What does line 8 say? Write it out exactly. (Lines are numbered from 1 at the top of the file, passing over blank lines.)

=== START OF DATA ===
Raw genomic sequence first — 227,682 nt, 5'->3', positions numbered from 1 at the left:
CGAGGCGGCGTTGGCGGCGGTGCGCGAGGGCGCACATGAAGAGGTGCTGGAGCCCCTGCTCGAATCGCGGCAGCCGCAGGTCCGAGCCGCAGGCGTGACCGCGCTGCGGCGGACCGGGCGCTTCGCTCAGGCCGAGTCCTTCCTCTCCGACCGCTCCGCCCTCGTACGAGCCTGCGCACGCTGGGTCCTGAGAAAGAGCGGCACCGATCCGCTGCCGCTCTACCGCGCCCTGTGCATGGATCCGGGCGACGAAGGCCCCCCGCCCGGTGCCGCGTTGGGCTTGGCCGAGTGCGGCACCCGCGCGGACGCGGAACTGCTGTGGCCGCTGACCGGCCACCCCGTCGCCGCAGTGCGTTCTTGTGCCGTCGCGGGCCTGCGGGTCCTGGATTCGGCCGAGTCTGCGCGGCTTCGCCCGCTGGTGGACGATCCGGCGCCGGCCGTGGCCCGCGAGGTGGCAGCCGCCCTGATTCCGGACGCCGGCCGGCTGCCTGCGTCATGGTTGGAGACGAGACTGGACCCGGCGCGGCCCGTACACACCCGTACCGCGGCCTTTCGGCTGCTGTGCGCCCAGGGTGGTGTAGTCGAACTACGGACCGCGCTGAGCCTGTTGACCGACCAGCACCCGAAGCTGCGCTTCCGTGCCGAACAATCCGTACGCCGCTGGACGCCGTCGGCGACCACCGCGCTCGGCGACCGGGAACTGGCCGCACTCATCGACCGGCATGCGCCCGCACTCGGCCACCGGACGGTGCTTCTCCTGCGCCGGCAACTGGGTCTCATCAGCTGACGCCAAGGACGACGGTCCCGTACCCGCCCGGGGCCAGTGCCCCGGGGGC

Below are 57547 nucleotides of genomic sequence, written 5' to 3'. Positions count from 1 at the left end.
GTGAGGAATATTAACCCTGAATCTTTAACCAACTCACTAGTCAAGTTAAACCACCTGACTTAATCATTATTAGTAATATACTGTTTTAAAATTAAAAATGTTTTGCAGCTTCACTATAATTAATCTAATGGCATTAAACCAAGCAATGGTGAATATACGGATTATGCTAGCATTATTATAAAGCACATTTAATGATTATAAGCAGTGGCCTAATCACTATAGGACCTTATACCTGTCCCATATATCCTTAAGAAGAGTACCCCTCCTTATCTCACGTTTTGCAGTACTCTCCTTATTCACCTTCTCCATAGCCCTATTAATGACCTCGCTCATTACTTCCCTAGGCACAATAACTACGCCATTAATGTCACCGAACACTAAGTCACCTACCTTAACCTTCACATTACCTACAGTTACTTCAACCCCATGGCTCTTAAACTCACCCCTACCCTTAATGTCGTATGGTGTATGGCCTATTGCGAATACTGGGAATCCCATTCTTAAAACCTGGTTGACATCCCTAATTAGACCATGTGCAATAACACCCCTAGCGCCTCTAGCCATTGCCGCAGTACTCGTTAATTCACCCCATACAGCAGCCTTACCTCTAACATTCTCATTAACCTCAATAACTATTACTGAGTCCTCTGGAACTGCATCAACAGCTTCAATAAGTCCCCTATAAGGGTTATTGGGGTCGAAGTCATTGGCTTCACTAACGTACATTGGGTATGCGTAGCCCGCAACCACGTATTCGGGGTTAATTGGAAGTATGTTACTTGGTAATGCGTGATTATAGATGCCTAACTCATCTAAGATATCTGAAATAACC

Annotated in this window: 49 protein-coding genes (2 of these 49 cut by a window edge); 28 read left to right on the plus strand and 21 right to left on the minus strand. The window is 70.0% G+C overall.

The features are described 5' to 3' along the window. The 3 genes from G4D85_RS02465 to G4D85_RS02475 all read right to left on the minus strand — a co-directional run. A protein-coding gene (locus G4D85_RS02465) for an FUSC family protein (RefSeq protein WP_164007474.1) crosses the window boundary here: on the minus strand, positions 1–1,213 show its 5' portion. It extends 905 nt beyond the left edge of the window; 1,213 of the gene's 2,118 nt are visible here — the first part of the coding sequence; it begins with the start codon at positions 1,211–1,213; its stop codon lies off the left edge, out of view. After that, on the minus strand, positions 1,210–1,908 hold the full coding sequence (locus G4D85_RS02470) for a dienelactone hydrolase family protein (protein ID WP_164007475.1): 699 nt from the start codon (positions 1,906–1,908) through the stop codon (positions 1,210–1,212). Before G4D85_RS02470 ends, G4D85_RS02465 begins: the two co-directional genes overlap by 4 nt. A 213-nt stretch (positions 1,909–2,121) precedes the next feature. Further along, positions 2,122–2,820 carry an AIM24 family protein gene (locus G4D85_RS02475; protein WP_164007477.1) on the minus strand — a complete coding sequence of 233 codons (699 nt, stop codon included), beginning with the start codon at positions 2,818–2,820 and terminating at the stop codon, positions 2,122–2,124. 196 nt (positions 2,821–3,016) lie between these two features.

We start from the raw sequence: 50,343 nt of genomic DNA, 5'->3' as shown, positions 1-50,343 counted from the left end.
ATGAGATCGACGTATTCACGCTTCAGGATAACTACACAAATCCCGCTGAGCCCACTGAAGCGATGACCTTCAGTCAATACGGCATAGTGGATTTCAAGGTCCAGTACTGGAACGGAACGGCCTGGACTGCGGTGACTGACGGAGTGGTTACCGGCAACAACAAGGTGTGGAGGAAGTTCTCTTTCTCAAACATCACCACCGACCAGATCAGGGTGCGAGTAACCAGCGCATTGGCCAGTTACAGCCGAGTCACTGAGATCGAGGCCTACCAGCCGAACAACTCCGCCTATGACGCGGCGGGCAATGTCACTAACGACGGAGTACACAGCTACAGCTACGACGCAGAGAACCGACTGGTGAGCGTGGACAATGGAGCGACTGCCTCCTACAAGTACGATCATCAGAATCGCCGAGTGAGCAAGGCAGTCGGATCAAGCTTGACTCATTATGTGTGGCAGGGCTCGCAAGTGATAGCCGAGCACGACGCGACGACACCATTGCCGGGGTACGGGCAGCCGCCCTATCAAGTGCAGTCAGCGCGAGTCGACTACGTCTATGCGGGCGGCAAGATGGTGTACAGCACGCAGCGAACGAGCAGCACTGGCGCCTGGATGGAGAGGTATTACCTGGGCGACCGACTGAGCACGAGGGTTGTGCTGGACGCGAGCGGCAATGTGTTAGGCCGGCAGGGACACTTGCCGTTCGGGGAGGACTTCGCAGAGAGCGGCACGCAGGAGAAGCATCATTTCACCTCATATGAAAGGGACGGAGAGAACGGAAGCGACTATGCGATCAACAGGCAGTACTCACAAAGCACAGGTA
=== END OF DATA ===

ATGAGATCGACGTATTCACGCTTCAGGATAACTACACAAATCCCGCTGAGCCCACTGAAGCGATGACCTTCAGTCAATACGGCATAGTGGATTTCAAGGTCCAGTACTGGAACGGAACGGCCTGGACTGCGGTGACTGACGGAGTGGTTACCGGCAACAACAAGGTGTGGAGGAAGTTCTCTTTCTCAAACATCACCACCGACCAGATCAGGGTGCGAGTAACCAGCGCATTGGCCAGTTACAGCCGAGTCACTGAGATCGAGGCCTACCAGCCGAACAACTCCGCCTATGACGCGGCGGGCAATGTCACTAACGACGGAGTACACAGCTACAGCTACGACGCAGAGAACCGACTGGTGAGCGTGGACAATGGAGCGACTGCCTCCTACAAGTACGATCATCAGAATCGCCGAGTGAGCAAGGCAGTCGGATCAAGCTTGACTCATTATGTGTGGCAGGGCTCGCAAGTGATAGCCGAGCACGACGCGACGACACCATTGCCGGGGTACGGGCAGCCGCCCTATCAAGTGCAGTCAGCGCGAGTCGACTACGTCTATGCGGGCGGCAAGATGGTGTACAGCACGCAGCGAACGAGCAGCACTGGCGCCTGGATGGAGAGGTATTACCTGGGCGACCGACTGAGCACGAGGGTTGTGCTGGACGCGAGCGGCAATGTGTTAGGCCGGCAGGGACACTTGCCGTTCGGGGAGGACTTCGCAGAGAGCGGCACGCAGGAGAAGCATCATTTCACCTCATATGAAAGGGACGGAGAGAACGGAAGCGACTATGCGATCAACAGGCAGTACTCACAAAGCACAGGTA